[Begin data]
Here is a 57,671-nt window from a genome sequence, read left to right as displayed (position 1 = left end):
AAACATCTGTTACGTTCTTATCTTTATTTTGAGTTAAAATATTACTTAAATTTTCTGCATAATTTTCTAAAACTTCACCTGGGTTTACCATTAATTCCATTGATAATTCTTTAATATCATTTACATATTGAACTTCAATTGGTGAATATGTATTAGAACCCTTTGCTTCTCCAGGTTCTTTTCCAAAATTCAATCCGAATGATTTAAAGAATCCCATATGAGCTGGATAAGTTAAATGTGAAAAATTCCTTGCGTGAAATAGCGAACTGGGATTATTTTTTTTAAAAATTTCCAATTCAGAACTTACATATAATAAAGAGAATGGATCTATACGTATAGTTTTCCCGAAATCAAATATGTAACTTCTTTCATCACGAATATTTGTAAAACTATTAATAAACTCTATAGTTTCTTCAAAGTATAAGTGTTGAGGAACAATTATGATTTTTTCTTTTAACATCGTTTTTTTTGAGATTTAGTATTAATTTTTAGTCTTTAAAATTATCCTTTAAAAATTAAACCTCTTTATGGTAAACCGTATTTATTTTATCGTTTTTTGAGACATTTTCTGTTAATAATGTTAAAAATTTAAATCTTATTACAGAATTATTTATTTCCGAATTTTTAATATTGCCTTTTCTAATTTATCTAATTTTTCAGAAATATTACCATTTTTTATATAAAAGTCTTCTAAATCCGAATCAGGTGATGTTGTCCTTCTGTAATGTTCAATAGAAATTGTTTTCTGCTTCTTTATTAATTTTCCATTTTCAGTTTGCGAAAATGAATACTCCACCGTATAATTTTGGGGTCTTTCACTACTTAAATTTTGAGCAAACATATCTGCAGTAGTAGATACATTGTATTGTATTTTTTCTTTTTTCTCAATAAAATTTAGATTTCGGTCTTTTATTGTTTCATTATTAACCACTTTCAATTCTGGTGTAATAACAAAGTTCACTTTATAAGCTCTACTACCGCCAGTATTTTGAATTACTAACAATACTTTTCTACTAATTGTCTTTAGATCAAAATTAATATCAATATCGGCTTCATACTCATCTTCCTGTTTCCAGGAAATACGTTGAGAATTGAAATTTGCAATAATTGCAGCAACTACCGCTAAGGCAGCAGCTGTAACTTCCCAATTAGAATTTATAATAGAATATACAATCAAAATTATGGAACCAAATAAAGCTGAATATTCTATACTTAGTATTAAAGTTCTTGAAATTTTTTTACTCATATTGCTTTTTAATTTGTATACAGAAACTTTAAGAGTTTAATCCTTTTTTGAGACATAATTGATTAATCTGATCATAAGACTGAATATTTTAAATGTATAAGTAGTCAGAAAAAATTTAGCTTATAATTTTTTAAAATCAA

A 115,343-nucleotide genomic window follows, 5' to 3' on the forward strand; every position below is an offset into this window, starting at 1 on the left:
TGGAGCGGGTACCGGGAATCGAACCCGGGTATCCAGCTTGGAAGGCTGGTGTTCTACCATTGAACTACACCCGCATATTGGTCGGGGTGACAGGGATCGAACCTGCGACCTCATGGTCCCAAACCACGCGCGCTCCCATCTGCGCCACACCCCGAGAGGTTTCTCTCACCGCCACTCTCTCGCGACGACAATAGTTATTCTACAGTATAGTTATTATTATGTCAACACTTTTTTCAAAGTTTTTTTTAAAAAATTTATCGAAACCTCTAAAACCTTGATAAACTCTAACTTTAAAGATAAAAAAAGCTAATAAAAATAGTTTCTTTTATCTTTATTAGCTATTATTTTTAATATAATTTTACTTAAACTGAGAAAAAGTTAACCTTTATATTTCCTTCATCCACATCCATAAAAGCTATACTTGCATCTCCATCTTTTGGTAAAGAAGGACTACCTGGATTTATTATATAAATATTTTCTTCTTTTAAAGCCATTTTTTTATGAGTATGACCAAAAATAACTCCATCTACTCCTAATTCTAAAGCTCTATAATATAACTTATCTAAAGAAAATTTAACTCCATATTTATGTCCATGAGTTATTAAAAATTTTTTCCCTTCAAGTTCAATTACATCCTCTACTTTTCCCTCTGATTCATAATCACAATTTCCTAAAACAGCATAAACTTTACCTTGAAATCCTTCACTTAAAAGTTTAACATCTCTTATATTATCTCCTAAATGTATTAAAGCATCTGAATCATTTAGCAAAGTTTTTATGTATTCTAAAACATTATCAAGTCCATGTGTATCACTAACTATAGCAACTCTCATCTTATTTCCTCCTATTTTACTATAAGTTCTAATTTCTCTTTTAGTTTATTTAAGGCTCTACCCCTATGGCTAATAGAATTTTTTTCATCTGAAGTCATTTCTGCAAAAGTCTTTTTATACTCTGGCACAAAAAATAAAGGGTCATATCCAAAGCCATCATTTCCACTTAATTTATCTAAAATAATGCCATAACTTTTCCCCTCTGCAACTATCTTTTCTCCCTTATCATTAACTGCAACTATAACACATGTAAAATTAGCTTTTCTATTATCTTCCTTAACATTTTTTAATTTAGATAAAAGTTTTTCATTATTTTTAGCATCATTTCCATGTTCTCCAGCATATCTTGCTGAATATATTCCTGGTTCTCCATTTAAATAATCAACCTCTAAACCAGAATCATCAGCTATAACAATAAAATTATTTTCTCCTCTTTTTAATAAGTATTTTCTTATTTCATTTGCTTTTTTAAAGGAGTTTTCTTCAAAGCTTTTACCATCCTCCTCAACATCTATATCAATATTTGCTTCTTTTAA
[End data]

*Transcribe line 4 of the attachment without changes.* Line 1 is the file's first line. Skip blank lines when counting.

TGGAGCGGGTACCGGGAATCGAACCCGGGTATCCAGCTTGGAAGGCTGGTGTTCTACCATTGAACTACACCCGCATATTGGTCGGGGTGACAGGGATCGAACCTGCGACCTCATGGTCCCAAACCACGCGCGCTCCCATCTGCGCCACACCCCGAGAGGTTTCTCTCACCGCCACTCTCTCGCGACGACAATAGTTATTCTACAGTATAGTTATTATTATGTCAACACTTTTTTCAAAGTTTTTTTTAAAAAATTTATCGAAACCTCTAAAACCTTGATAAACTCTAACTTTAAAGATAAAAAAAGCTAATAAAAATAGTTTCTTTTATCTTTATTAGCTATTATTTTTAATATAATTTTACTTAAACTGAGAAAAAGTTAACCTTTATATTTCCTTCATCCACATCCATAAAAGCTATACTTGCATCTCCATCTTTTGGTAAAGAAGGACTACCTGGATTTATTATATAAATATTTTCTTCTTTTAAAGCCATTTTTTTATGAGTATGACCAAAAATAACTCCATCTACTCCTAATTCTAAAGCTCTATAATATAACTTATCTAAAGAAAATTTAACTCCATATTTATGTCCATGAGTTATTAAAAATTTTTTCCCTTCAAGTTCAATTACATCCTCTACTTTTCCCTCTGATTCATAATCACAATTTCCTAAAACAGCATAAACTTTACCTTGAAATCCTTCACTTAAAAGTTTAACATCTCTTATATTATCTCCTAAATGTATTAAAGCATCTGAATCATTTAGCAAAGTTTTTATGTATTCTAAAACATTATCAAGTCCATGTGTATCACTAACTATAGCAACTCTCATCTTATTTCCTCCTATTTTACTATAAGTTCTAATTTCTCTTTTAGTTTATTTAAGGCTCTACCCCTATGGCTAATAGAATTTTTTTCATCTGAAGTCATTTCTGCAAAAGTCTTTTTATACTCTGGCACAAAAAATAAAGGGTCATATCCAAAGCCATCATTTCCACTTAATTTATCTAAAATAATGCCATAACTTTTCCCCTCTGCAACTATCTTTTCTCCCTTATCATTAACTGCAACTATAACACATGTAAAATTAGCTTTTCTATTATCTTCCTTAACATTTTTTAATTTAGATAAAAGTTTTTCATTATTTTTAGCATCATTTCCATGTTCTCCAGCATATCTTGCTGAATATATTCCTGGTTCTCCATTTAAATAATCAACCTCTAAACCAGAATCATCAGCTATAACAATAAAATTATTTTCTCCTCTTTTTAATAAGTATTTTCTTATTTCATTTGCTTTTTTAAAGGAGTTTTCTTCAAAGCTTTTACCATCCTCCTCAACATCTATATCAATATTTGCTTCTTTTAA